Friday, December 5, 2008

Snakes and Superstitions

Snakes are a very big part of life here in Uganda and there are many strong fears and superstitions towards them, some warranted and others unfounded.

I (Mike) have seen five different kinds of snakes since I have been here. I’ve only been able to identify one of them and it is poisonous. The others I’m not sure about, people say that they are all poisonous, but that is just one of those unfounded fears.

Today I found a 5-foot cobra in the driveway orchard which is obviously a threat to the hundreds of children who are constantly running around here. I killed it with a garden hoe.

The people here (including the well educated ones) believe that holding a special black stone will cure a bite from a poisonous snake. They think it works because when someone gets bit and they hold it, the person usually lives. But this is not because of the stone, it is because most of the snakes aren’t actually poisonous and even when the snake is poisonous their bite is not usually fatal (unless of course it is one of the major ones like a mamba).

It was kind of scary today to think that if any of those children would have gotten bit by that cobra that they would have run for a black stone and not the hospital. I sat down with the ones present and told them what they should do, but it was very very difficult to convince them, and I even have a book here, “Where There is No Doctor” that discusses the superstitions around the black stone. Their grandparents and parents have been telling them since birth to hold the black stone, so this is what they believe very deep inside of them. And it is not just snakes; they have very strong superstitions about many things.

Anyways, poisonous snakes and very deep superstitious beliefs are a couple of the challenges we face working here in Uganda.

The Entrance Area is Transforming

The entrance area is undergoing a radical and sometimes controversial transformation. It is the centerpiece area of the site, the place that everyone sees as they are coming to the home, and that everyone walks through to go just about anywhere. Until now it has been an open area of compacted earth. There was very little shade from the hot hot sun, cars drove all over it, and it created a lot of dust which dirtied everything and made it hard to breath sometimes. The children swept the entire area twice a day which caused a lot of erosion. In the rainy season more soil was washed away and it turned into a mud pit which is difficult to walk on.

Below is a draft design of the area along with photos of some of the changes that are taking place. We have planted 20 fruit trees in the area and will be planting 22 more in the hopes that this area will be a lush food forest someday providing shade, a place to hang out, and many varieties of fruit throughout the year. We have also fenced out vehicles, dug up the hard compacted earth and will be planting Bermuda grass to control erosion, dust and mud, keep the soil loose to absorb more water for the trees, and to provide a lawn for children to walk and play on.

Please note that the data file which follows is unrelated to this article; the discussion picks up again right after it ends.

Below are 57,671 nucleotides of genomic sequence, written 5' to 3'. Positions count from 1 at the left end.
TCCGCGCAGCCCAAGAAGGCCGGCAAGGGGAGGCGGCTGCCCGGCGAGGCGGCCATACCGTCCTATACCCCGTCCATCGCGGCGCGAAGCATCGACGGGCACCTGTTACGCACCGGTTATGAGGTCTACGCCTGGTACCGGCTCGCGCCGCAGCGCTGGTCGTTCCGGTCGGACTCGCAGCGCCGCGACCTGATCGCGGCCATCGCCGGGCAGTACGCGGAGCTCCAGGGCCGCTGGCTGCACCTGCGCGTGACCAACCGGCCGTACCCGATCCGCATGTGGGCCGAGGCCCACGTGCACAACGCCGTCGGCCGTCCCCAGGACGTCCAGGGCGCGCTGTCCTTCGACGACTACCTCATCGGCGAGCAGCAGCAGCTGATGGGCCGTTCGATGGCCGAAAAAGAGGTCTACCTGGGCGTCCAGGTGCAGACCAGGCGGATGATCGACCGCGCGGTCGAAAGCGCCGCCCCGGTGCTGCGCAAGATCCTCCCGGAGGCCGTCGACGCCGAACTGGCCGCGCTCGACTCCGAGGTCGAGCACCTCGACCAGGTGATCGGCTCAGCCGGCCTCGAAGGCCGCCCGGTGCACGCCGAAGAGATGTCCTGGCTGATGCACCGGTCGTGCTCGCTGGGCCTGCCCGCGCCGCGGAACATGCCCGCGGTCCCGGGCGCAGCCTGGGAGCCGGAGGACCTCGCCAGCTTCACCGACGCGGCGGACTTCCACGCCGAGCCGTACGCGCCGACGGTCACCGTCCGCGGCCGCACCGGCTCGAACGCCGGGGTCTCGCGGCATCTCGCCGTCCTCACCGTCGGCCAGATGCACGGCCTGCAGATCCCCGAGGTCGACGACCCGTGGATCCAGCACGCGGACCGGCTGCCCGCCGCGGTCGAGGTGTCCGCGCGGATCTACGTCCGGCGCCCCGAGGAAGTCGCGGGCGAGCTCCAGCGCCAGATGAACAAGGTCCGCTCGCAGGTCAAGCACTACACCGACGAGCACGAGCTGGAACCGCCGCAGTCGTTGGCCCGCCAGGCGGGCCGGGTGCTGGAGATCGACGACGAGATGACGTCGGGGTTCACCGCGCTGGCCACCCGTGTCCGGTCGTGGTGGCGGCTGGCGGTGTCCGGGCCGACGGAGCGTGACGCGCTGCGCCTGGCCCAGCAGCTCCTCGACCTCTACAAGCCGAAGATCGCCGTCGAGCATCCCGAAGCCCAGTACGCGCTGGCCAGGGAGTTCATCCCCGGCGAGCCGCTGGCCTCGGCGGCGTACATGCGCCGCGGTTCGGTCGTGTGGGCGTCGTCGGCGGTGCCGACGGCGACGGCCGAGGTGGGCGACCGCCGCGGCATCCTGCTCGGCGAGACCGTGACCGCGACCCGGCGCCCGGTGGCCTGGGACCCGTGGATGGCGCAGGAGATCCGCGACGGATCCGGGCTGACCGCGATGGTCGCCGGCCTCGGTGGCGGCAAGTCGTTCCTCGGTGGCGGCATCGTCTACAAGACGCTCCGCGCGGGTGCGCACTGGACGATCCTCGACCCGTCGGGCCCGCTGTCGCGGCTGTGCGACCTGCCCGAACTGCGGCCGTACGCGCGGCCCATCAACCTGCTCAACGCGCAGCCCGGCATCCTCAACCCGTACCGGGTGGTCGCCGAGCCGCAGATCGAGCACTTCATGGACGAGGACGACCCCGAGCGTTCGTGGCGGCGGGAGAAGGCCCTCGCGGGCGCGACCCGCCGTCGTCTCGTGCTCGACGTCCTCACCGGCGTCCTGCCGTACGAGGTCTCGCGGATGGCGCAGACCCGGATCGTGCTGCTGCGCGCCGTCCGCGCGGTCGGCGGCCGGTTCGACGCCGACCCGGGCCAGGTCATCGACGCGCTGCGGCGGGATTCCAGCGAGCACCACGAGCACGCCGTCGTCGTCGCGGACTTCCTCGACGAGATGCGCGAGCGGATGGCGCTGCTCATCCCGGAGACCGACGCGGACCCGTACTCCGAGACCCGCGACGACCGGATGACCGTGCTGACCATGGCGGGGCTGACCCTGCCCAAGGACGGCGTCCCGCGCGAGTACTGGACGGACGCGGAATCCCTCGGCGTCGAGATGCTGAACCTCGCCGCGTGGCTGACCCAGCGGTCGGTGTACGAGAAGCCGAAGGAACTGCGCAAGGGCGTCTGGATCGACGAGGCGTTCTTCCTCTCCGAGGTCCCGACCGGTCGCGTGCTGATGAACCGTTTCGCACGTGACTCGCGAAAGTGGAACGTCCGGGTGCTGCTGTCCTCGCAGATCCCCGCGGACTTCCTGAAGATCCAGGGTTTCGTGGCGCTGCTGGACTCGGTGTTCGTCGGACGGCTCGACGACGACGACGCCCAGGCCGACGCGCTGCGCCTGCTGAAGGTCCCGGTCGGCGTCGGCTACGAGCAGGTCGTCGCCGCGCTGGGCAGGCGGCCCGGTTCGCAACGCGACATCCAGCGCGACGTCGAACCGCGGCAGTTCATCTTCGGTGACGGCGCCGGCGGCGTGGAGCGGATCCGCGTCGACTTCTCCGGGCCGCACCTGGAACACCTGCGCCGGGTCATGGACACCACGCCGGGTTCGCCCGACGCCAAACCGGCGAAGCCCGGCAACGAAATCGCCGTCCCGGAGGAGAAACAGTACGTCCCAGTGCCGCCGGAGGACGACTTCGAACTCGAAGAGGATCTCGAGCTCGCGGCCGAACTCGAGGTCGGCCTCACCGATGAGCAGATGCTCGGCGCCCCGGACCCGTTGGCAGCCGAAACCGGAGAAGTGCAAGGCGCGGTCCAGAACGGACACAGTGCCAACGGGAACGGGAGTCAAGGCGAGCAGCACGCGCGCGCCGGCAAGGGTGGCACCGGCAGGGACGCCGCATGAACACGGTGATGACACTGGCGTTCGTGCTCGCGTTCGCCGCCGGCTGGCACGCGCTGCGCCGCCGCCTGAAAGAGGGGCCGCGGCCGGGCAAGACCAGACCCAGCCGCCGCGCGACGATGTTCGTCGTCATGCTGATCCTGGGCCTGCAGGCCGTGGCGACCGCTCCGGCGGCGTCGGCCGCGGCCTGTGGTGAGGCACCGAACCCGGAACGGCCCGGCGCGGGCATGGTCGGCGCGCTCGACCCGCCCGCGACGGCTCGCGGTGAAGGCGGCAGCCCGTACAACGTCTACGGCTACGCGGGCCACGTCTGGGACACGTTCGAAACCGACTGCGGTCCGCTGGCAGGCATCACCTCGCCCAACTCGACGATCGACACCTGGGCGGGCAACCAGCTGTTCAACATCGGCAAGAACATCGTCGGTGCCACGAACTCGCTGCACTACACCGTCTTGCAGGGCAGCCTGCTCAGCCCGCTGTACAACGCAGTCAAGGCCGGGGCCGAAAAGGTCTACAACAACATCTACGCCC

The design for the area

The transformation is happening

Good Luck Joseph

The past few weeks Ssegendo Joseph has been a huge help with the project and has been showing a strong interest in permaculture. Here are a couple of photos of Joseph’s work.

His garden bed just outside of the kitchen with a little pond (which we have filled with gravel and reeds) to catch the grey water coming out of the kitchen

Joseph making his artistic and functional goat-proof tree protectors for the tangerines and lemon out front of the library (and unfortunately next to the tree-eating goats)

Joseph has recently finished P7 and has left Sabina to begin secondary school, although I am hoping that he will come back now and again to continue feeding his interest in permaculture. Good luck Joseph and thank you.

Our Latest Designs

Some of our latest design creations

A draft design of the entrance area to provide fruit, shade, a place to play and hang out, and a beautiful entrance for visitors

A draft design for behind the dorms to deal with grey water, collect rainwater, and use the area to grow food

Lake Sabina for water storage, beauty, and more eco-diversity

Circa 2011-2013

Circa 2038

A brief whole site water design

Some Misc Photos

Paw paws, yams, and matooke (cooking bananas) at the bottom of our Mandala Garden

A few weeks ago:


Veggies growing in our Mandala Garden

Godfrey and his garden

Beautiful yams

Kids chillin’ after finishing the term

Dembe with his 89 baby chicks that he has been mothering day and night

Washing day

Our extremely talented Sabina girls and boys practicing the traditional Buganda dances

And eventually performing them

My beloved Rashida

Some of Kayinga and friends’ garden creations

Anthony helping himself to the Mandala Garden

Dan and Mike teaching some village women about composting, garden planning, and pest management

Anthony with his homemade football

The adorable Rona